To say that commercial real estate and capital markets are in disarray is understating the obvious.
Today's commercial real estate markets are hurting badly, largely because of banking and capital market problems compounded by the national recession, with its historically high unemployment rates. Banks are under tremendous regulatory pressure to raise equity capital, increase loan loss reserves and tighten underwriting criteria. Only politicians and borrowers are pushing banks toward making more loans, not regulators or banks' boards of directors. The overhang of CMBS due to be refinanced in 2010-'13 is huge, with few if any clearly identified sources of capital prepared to offset that calamity-in-waiting.
Wall Street is the best hope, but investment bankers are not entirely in the clear and ready and capable of taking on that challenge. Moreover, foreign investors were burned badly by rating agencies' failure to assess risk properly. Others, of course, share this blame as well; faulty assessment and pricing of risk was rampant leading up to the crash in 2007. Foreign investors are sticking primarily to U.S. Treasuries, not real estate-related assets, financial or otherwise, for the foreseeable future.
The wide-ranging federal stimulus program seems to have fallen well short of its intended objectives with respect to spending, job creation and capital injections. Unfortunately, its legacy includes a huge overhang of investments in banking and corporate America without a clear-cut exit strategy. Banks using future capital infusions from investors to pay back the Federal Reserve or Treasury will delay further their ability to expand lending and investing. Corporate America's payback of federal assistance will occur at the expense of slowing or reversing future job growth and investments with economic benefits.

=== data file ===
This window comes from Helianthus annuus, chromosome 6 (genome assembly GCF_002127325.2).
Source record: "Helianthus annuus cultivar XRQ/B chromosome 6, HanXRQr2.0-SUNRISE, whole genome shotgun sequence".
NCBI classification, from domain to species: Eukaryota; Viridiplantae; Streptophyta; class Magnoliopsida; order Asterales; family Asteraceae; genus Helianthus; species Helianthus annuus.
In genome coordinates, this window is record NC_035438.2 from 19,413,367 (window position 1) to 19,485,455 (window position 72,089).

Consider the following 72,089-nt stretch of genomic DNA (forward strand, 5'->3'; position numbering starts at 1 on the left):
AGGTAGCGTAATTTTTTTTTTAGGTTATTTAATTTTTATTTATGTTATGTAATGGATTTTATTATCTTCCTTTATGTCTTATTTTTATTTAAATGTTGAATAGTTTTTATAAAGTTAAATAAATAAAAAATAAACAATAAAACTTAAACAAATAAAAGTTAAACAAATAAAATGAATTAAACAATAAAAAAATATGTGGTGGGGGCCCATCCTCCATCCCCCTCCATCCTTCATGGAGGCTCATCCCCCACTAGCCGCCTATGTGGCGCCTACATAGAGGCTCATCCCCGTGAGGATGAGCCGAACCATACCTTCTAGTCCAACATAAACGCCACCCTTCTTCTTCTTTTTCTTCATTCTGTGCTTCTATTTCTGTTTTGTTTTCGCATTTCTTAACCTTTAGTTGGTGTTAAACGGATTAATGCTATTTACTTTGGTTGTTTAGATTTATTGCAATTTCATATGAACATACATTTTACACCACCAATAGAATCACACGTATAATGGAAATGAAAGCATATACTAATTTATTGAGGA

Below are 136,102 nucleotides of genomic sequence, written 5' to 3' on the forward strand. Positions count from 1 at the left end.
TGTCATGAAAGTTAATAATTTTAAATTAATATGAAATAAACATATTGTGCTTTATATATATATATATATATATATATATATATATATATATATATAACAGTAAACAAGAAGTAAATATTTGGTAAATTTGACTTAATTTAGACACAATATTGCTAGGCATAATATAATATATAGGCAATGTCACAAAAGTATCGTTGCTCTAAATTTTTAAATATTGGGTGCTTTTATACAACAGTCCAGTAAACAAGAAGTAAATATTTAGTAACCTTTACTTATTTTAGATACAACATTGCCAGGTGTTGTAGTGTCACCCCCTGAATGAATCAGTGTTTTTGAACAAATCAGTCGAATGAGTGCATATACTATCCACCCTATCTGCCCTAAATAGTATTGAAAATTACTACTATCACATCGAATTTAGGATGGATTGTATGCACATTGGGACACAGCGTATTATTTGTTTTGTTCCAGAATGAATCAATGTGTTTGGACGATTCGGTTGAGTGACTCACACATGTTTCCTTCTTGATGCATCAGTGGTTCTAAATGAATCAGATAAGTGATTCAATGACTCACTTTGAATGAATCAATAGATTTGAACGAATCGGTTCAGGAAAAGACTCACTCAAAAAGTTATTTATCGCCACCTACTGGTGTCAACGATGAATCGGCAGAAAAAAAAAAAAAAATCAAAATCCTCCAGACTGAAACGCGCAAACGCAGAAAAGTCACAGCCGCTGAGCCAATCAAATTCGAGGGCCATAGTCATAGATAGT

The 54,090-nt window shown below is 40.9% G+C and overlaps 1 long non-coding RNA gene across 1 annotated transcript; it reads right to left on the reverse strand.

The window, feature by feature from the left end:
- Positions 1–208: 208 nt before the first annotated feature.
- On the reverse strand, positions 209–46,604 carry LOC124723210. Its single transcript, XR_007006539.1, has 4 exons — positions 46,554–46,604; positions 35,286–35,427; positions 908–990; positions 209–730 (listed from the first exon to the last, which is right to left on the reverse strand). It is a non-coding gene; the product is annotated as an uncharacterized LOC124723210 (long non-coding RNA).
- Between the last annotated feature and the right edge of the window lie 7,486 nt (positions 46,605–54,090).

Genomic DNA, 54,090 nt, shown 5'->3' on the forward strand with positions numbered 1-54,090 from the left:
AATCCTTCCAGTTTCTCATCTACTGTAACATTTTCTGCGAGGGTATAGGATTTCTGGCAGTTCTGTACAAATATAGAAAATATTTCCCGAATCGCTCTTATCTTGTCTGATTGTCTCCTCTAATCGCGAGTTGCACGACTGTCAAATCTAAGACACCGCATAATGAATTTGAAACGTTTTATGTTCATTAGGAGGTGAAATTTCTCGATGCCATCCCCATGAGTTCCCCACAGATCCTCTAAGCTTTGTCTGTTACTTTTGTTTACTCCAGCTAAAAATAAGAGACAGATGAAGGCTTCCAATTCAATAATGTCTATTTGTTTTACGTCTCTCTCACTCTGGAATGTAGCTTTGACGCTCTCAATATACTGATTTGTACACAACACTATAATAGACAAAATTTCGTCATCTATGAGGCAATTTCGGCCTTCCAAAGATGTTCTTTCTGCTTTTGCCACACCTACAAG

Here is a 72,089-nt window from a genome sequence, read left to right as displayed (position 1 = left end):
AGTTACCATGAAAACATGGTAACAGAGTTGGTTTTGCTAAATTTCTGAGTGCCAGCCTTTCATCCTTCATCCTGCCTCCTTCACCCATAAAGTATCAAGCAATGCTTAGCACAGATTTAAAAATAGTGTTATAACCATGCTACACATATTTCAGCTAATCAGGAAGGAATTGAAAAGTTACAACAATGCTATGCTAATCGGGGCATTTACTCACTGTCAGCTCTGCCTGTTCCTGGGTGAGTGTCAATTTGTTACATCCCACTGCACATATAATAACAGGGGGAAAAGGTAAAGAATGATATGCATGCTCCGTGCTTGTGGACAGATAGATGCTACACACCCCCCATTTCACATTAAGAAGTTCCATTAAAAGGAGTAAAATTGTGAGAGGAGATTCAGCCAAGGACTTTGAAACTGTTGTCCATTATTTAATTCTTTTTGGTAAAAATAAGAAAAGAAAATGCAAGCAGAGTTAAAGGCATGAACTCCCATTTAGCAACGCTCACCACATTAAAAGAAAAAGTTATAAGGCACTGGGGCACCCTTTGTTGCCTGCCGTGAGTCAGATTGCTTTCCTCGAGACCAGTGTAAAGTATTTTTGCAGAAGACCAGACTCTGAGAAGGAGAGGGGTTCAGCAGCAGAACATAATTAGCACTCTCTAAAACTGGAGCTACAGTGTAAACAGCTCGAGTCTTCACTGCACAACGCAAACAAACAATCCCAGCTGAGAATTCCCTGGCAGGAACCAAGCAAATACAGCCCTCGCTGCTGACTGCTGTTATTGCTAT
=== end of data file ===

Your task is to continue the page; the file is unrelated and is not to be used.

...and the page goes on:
The foregoing problems are like foul-tasting medicine that ultimately cures the sick patient if it doesn't kill them first. Future real estate, bank lending and capital markets behavior eventually will recover, chastened, more realistic about pricing risk and generally more conservative behaviorally. It will not be a zero-sum game. There will be winners -- those with access to capital -- and losers -- those with diminished or no access to capital. The cost of capital will be higher for all, but more prudent risk assessments will direct capital flows and costs more efficiently than in the years leading up to the crash of 2007.
The assessment of real estate valuations, currently plagued by uncertainly, will sort itself out and eventually facilitate the narrowing of bid-ask spreads as sellers of real estate and financial assets reluctantly become more realistic about pricing. Unfortunately, the second shoe will drop as two things happen: First, maturity defaults on CMBS in 2010-'13 will depress values and heighten losses for investors. Second, those who buy distressed real estate assets will be able to reduce rents/lease costs and thereby strain the cash flows of those real estate owners whose cost basis is much higher.
All in all, commercial real estate markets appear to be in for a rough time for several years to come. As developers and current owners of real and financial assets struggle to survive, perhaps their most important priority should be a laser focus on new and existing sources of capital. This must be coupled with tenacious attempts to communicate with lenders and prospective investors who are either too busy with their own challenges or simply do not have the access to capital that we expect they have. The Burnham-Moores Center for Real Estate's 14th Annual Real Estate Conference, headlined by Sam Zell, will address many of these critical issues. To register for the Jan. 29 event, go to www.usdrealestate.com.
Riedy, Ph.D., is executive director at the University of San Diego's Burnham-Moores Center for Real Estate.